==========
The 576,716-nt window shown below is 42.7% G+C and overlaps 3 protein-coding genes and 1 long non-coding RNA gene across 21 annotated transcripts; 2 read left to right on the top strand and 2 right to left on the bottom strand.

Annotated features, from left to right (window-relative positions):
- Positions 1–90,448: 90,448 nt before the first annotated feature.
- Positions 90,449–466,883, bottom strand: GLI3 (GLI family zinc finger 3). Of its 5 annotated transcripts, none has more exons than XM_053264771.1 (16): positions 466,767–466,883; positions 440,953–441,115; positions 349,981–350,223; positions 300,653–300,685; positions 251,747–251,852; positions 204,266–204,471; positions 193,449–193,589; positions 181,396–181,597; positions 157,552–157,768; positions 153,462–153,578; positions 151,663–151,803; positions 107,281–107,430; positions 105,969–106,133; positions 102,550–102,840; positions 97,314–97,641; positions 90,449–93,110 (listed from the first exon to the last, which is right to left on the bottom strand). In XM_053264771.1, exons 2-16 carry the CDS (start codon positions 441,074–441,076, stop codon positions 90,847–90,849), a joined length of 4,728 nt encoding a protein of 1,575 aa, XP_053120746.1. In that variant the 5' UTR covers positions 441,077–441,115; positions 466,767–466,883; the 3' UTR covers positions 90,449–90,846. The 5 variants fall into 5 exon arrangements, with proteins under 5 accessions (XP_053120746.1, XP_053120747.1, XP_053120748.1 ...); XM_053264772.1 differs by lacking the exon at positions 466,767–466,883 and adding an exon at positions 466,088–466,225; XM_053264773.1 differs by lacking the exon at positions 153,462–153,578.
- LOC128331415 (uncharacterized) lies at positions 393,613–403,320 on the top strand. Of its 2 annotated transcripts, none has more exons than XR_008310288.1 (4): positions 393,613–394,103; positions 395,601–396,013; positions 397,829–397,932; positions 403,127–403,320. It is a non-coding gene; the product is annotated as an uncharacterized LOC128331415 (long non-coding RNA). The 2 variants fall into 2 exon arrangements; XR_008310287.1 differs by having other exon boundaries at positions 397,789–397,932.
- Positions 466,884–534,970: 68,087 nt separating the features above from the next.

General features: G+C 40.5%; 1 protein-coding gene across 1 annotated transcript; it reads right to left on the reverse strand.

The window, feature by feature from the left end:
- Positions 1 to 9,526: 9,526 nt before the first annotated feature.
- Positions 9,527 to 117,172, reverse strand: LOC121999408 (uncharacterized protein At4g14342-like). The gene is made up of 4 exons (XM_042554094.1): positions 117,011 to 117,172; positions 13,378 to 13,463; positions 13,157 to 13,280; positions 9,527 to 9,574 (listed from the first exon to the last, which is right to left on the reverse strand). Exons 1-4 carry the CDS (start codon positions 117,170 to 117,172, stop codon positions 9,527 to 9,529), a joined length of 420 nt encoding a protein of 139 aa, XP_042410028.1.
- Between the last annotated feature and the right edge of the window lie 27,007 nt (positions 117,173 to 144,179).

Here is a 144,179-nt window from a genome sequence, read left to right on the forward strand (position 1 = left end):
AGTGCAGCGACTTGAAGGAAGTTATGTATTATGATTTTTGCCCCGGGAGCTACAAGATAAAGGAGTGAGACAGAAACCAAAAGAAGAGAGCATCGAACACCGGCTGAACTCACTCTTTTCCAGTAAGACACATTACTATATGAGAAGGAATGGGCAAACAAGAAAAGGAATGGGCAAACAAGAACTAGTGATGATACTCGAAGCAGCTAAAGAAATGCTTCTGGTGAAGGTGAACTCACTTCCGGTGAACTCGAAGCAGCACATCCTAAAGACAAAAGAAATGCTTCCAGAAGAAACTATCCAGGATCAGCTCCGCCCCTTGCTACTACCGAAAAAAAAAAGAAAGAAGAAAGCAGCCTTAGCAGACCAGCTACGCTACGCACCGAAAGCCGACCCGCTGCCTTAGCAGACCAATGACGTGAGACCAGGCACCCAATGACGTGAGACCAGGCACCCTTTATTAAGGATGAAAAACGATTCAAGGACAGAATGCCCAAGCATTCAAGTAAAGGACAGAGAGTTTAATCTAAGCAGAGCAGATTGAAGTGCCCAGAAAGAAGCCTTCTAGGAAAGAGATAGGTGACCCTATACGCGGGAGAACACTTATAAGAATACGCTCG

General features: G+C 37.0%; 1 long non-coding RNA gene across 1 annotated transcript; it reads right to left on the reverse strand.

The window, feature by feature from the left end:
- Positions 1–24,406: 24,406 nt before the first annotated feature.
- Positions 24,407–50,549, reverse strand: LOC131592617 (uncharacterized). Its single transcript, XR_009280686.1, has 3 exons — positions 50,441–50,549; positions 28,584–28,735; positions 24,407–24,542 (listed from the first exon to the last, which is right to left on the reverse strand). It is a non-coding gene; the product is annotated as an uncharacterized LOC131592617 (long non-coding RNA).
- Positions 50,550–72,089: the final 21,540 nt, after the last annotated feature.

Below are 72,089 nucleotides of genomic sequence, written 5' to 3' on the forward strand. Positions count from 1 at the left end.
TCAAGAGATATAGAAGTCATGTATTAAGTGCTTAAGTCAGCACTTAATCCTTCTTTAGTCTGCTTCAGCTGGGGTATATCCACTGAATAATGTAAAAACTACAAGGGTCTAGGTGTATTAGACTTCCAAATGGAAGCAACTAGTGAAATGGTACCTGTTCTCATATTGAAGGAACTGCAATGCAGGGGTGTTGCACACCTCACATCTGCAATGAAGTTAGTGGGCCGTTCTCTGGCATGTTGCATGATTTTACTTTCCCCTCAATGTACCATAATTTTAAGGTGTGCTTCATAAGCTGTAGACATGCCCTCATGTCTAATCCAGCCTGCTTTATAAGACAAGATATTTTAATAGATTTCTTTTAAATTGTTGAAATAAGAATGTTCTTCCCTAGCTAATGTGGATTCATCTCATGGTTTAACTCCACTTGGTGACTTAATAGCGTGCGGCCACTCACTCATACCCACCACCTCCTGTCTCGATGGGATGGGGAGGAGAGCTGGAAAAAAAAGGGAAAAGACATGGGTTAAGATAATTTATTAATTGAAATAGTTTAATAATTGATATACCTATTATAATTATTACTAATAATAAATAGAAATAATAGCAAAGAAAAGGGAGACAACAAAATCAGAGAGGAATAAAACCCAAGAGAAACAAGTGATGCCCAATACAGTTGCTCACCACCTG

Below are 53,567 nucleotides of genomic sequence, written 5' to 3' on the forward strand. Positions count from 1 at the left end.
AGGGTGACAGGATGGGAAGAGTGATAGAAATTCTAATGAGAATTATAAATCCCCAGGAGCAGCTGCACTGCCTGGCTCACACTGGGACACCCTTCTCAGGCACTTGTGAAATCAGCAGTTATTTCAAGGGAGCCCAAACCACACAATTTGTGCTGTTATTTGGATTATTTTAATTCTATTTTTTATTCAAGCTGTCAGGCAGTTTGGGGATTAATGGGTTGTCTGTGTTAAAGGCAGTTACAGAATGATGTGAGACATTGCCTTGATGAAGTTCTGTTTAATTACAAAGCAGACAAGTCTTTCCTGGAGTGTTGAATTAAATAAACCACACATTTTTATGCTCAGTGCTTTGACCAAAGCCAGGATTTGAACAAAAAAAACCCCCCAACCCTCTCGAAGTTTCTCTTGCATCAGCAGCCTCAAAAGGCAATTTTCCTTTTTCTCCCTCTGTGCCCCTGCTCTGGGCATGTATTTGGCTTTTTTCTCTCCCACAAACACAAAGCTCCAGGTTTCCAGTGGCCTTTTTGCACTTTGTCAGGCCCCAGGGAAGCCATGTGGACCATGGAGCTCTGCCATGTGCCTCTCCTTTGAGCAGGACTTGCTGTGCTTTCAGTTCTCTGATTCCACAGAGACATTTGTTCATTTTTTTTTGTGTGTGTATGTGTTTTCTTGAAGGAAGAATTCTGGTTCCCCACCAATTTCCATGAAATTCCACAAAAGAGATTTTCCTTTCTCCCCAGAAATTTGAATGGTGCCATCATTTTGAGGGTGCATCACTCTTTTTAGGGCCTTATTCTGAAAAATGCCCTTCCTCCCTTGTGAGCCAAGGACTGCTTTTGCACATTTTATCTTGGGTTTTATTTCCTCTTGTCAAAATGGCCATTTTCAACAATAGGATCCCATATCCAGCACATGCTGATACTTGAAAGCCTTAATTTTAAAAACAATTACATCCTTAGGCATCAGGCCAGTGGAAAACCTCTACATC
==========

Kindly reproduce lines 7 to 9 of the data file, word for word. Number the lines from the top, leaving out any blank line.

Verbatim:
General features: G+C 40.5%; 1 protein-coding gene across 1 annotated transcript; it reads right to left on the reverse strand.

The window, feature by feature from the left end:
- Positions 1 to 9,526: 9,526 nt before the first annotated feature.